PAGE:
Despite his thing for credits Tam had no fear for the Marquis trading Tam in for his bounty; they had an understanding, Tam and the Marquis, and so far, Tam was more useful alive than dead. Contacts and routes established during his time as the Black Joker served Tam well in his new life, and the Marquis had made it clear when he first found Tam—trying to patch up his Princess, still wearing the pips of his rank because he was a fucking idiot—that the past meant nothing other than what use it had for the present.
Shaking his head to clear it, Tam signed off with the port commander and braced for landing. After the Princess finished making her displeasure known, he climbed down the ladder to the deck, careful not to get his scimitar caught in his legs as he descended; swords were not compatible with haste, in his experience. Once his heels struck the metal grating of the landing area, Tam tapped the security code into his control bracelet and there was a shimmer as the Princess protected herself. Neutral planet or not, Tam didn’t shirk on security.
It was easy to lose track of daylight hours in the black, but Tam had managed to arrive on Cantholm as evening was ambling in, though the hour didn’t affect the bustling port activity. Tam’s heels rang out over the grating as he walked, an accompaniment to the raucous shouting and selling among traders. Their words were obscured by the thrum of engines and the low mutter of cursing techs, voices revving up when captains were out of hearing range. The racket was startling after the silence of space, and Tam soaked it up, rejuvenated by chaos.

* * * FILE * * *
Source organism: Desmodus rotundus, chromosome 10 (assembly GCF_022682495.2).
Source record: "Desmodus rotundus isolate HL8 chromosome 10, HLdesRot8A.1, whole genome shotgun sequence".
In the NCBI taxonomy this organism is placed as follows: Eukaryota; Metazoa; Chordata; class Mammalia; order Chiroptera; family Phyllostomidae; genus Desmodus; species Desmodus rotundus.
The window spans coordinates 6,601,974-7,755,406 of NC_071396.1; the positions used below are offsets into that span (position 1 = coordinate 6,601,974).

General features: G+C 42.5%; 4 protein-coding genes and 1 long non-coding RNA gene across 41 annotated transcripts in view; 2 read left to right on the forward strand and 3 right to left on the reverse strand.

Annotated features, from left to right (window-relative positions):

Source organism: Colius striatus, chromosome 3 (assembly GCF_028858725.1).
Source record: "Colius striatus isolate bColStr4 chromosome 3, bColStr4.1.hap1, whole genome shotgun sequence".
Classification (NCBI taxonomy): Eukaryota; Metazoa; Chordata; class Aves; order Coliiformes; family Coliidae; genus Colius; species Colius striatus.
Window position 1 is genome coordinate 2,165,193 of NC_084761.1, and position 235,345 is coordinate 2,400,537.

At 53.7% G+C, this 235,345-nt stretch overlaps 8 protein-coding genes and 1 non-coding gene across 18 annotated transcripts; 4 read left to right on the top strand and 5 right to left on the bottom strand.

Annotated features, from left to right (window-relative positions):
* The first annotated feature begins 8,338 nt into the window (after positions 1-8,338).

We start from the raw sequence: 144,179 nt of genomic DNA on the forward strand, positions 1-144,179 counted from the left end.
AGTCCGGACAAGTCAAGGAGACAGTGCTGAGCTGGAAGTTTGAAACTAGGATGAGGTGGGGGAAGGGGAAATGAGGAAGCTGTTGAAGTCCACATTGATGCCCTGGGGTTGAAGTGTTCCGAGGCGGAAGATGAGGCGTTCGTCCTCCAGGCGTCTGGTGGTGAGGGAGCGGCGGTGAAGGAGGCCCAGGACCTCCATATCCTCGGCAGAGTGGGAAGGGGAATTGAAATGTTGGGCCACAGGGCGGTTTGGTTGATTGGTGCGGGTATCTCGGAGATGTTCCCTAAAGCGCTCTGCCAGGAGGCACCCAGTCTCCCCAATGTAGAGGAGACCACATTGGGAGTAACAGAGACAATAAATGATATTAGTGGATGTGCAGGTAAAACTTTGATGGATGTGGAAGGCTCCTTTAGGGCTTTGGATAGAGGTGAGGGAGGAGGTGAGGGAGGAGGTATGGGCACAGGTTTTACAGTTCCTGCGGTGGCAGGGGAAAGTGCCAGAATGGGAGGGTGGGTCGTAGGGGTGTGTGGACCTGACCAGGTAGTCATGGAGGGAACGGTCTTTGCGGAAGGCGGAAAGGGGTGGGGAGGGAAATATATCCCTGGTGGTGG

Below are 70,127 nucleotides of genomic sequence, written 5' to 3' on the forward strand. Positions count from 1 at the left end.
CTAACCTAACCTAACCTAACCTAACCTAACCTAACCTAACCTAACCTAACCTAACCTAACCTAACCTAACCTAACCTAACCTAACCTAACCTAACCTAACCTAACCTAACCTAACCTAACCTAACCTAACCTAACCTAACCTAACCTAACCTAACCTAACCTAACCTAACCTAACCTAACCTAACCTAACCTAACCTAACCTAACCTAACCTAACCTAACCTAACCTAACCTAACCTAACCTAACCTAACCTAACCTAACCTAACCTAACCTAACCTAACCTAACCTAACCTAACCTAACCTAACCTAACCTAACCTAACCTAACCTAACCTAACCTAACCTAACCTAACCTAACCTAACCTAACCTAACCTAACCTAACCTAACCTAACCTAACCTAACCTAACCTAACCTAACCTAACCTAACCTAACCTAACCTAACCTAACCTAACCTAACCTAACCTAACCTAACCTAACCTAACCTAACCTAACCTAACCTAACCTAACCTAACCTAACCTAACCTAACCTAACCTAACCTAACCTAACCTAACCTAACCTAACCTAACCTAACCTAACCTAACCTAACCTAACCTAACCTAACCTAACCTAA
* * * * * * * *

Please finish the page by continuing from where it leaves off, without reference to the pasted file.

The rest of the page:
Cantholm stank the way he remembered, and Tam breathed in lungfuls of spiced food and burnt plastic. He’d moored on the top level of Cantholm’s main city, wanting to be closer to the sky and escape—not that he was anticipating a run, but it was always a possibility. The city was divided into three layers, expanding upward rather than outward as the population increased: riches were concentrated at the centre, the distribution growing scarce with altitude. The Marquis worked top-down, his network of captains and spies helping to stabilise the top level—sometimes literally, when it came to steadying the walkways—and distributing supplies and justice where required.
Although the air was thin, Tam found it easier to breathe at top level than down among the rigorous security of the lower levels; despite being closer to the sun, top level was for the shadows, and anyone with a tall story and open pockets was welcome. Tam fit right in, having a good line in stories and no money to lose.
For captains, top level was the best place to acquire crew members. Tam wasn’t in the market for crew; he’d tried, once or twice in his life before the Princess, until realising what he truly needed was his ship and the sky. Tam wasn’t a captain: he was a pilot. His one concession was a regular tech to consult with on the minutiae a pilot shouldn’t have to bother his damn head with—gravity, for instance, or small rattling things that used to be attached to the engine of his Princess.